This workshop brings together scholars whose works explore the relationships between Islamic law, governance, and socioeconomic development in early modern and modern settings. In this general vein, the event will focus on two interrelated topics.
This theme includes a set of issues that combine jurisprudence, legal practice, and politics. The presentations explore the ways in which legal structures and political factors influenced one another in different contexts. Central to this general orientation are the jurisprudential interpretations of political authority and how Islamic governments have interpreted the law to justify political objectives. Also relevant to the theme are the limits of change in Islamic law to address novel concerns, the appropriation of Western-style constitutional principles, and the accommodation of human and animal rights principles. The presentations and discussions in the workshop will explore how such attempts have fared in the past, what contemporary formulations involve, and the possibilities for the future.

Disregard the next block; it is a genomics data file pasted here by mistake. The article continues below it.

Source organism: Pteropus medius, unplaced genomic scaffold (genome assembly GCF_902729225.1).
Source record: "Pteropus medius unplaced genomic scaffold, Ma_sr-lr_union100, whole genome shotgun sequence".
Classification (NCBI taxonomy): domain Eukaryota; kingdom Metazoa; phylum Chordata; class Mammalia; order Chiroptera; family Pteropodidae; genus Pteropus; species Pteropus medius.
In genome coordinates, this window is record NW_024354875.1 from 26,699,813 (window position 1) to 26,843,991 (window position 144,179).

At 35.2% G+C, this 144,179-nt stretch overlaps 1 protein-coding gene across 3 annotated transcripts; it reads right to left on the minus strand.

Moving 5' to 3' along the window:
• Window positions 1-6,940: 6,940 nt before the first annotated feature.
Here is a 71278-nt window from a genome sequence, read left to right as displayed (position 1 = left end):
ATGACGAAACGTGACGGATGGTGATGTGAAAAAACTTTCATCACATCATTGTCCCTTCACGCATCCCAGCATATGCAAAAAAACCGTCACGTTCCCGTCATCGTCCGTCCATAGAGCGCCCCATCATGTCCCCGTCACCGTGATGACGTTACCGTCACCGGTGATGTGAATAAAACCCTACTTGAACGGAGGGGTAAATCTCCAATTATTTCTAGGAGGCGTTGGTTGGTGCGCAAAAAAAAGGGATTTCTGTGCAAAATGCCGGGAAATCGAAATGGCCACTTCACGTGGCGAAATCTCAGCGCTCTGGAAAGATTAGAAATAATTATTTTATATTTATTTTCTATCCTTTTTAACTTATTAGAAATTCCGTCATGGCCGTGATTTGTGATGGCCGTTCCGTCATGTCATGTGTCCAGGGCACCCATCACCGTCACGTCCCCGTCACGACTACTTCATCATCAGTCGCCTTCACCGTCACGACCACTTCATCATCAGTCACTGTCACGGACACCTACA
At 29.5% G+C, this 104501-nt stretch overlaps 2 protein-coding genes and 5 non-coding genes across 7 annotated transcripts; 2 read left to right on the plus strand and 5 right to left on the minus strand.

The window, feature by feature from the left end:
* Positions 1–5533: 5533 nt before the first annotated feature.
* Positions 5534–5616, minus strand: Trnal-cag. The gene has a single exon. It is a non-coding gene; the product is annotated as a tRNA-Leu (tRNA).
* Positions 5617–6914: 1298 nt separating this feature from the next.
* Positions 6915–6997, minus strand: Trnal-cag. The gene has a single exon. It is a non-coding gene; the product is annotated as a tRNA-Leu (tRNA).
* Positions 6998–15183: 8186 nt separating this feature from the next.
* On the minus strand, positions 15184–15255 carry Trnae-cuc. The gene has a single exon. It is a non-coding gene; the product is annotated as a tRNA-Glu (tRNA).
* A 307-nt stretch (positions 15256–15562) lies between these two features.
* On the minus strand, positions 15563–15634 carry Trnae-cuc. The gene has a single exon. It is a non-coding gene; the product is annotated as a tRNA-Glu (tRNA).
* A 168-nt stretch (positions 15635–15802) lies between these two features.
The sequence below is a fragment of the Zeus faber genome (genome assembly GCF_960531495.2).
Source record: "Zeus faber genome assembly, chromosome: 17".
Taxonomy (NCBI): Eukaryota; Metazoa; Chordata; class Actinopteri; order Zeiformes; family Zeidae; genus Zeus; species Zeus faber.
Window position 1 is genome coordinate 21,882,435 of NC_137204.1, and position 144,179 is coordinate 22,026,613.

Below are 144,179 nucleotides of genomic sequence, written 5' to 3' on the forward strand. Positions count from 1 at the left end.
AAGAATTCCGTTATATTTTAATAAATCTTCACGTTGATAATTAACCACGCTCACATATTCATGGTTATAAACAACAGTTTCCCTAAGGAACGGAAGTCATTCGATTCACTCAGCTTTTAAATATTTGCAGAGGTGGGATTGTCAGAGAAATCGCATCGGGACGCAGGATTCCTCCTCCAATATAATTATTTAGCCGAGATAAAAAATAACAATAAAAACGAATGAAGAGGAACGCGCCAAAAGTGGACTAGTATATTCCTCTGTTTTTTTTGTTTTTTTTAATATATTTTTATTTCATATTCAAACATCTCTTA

This theme concerns the relationship between Islamic law, its various context-based articulations, and socioeconomic development. In particular, the workshop will address the relationship between jurisprudential interpretations and specific economic institutions and/or practices. Relevant to this topic is how the question of economic development in Muslim-majority settings might be treated from a legally informed perspective. In the context of this discussion, the workshop will also explore the scope of and limits to legal improvisation in response to socioeconomic pressures and the ways in which new legal concepts, interpretations, and institutions have been constructed to support economic development.
The workshop will be composed of five thematic panels and one open-theme panel over two days.